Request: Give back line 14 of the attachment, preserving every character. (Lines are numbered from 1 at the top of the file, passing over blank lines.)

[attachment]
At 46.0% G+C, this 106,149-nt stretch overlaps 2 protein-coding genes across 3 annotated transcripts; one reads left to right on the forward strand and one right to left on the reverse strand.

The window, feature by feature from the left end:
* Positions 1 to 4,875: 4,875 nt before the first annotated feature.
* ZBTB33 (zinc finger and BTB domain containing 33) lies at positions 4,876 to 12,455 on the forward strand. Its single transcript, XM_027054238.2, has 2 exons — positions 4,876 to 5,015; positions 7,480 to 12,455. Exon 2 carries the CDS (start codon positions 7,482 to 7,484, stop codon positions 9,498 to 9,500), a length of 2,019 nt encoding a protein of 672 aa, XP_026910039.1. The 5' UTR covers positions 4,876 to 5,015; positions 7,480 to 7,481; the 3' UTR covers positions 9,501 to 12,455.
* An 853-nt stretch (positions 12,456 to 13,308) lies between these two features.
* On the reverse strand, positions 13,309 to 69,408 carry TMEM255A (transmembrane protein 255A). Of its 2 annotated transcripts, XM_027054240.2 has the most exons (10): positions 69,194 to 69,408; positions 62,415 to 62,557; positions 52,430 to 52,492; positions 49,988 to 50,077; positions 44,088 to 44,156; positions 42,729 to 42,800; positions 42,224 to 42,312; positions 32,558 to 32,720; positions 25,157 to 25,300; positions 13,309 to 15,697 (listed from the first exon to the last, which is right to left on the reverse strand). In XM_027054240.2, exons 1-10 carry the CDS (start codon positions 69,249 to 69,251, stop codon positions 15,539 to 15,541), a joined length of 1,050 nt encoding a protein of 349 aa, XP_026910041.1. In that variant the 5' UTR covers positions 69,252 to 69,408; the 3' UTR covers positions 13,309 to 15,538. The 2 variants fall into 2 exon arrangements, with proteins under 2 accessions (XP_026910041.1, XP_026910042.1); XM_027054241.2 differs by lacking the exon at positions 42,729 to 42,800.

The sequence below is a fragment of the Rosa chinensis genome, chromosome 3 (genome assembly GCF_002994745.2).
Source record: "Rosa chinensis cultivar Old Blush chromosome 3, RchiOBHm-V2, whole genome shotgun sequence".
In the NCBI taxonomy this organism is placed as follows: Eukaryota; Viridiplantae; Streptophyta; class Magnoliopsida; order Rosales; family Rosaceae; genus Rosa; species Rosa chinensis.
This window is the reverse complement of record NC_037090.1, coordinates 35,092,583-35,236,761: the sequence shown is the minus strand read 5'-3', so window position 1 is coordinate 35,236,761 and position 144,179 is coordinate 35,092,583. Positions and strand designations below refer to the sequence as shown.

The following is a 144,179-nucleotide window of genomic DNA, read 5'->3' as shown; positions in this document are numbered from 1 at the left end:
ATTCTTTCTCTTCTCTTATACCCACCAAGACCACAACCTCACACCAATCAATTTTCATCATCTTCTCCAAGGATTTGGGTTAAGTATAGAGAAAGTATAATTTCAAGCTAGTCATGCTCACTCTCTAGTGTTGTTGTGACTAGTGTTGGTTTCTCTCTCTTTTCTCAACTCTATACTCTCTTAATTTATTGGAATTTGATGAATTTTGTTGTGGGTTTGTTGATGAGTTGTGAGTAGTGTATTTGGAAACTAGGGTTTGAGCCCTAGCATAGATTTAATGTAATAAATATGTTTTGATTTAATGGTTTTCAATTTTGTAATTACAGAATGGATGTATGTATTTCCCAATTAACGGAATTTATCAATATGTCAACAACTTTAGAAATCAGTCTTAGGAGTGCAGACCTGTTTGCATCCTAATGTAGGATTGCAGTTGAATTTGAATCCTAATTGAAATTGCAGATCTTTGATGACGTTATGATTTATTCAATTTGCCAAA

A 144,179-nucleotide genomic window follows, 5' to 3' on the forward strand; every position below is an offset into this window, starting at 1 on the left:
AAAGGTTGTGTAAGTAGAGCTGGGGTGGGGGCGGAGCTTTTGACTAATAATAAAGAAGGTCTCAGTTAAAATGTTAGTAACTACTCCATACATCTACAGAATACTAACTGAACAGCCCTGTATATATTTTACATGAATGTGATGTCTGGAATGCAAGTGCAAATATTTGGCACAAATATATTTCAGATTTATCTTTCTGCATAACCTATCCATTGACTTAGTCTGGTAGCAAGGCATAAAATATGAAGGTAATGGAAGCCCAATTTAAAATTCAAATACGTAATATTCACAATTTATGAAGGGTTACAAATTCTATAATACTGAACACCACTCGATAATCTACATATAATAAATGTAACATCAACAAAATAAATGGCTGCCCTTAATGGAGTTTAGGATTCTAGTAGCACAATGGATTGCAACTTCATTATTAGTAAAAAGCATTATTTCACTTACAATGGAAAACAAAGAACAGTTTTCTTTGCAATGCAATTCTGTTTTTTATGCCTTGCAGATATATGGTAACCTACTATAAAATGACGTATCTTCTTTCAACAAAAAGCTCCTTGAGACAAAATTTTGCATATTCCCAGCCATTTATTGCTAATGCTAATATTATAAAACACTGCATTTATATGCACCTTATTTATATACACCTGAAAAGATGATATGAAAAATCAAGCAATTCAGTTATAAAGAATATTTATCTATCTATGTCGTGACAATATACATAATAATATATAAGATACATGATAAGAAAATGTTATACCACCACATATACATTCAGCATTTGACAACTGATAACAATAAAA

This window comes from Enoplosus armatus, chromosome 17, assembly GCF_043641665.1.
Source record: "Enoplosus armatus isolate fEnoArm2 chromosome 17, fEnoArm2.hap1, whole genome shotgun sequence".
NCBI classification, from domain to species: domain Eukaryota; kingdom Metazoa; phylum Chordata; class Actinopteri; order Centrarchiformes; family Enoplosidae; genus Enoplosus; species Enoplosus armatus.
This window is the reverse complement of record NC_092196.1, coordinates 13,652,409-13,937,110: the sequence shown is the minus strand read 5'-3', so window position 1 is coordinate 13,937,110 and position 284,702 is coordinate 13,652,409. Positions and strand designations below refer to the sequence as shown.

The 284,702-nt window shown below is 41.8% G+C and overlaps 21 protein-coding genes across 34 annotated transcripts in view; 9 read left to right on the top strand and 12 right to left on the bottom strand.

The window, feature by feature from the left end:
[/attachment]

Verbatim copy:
AAAGGTTGTGTAAGTAGAGCTGGGGTGGGGGCGGAGCTTTTGACTAATAATAAAGAAGGTCTCAGTTAAAATGTTAGTAACTACTCCATACATCTACAGAATACTAACTGAACAGCCCTGTATATATTTTACATGAATGTGATGTCTGGAATGCAAGTGCAAATATTTGGCACAAATATATTTCAGATTTATCTTTCTGCATAACCTATCCATTGACTTAGTCTGGTAGCAAGGCATAAAATATGAAGGTAATGGAAGCCCAATTTAAAATTCAAATACGTAATATTCACAATTTATGAAGGGTTACAAATTCTATAATACTGAACACCACTCGATAATCTACATATAATAAATGTAACATCAACAAAATAAATGGCTGCCCTTAATGGAGTTTAGGATTCTAGTAGCACAATGGATTGCAACTTCATTATTAGTAAAAAGCATTATTTCACTTACAATGGAAAACAAAGAACAGTTTTCTTTGCAATGCAATTCTGTTTTTTATGCCTTGCAGATATATGGTAACCTACTATAAAATGACGTATCTTCTTTCAACAAAAAGCTCCTTGAGACAAAATTTTGCATATTCCCAGCCATTTATTGCTAATGCTAATATTATAAAACACTGCATTTATATGCACCTTATTTATATACACCTGAAAAGATGATATGAAAAATCAAGCAATTCAGTTATAAAGAATATTTATCTATCTATGTCGTGACAATATACATAATAATATATAAGATACATGATAAGAAAATGTTATACCACCACATATACATTCAGCATTTGACAACTGATAACAATAAAA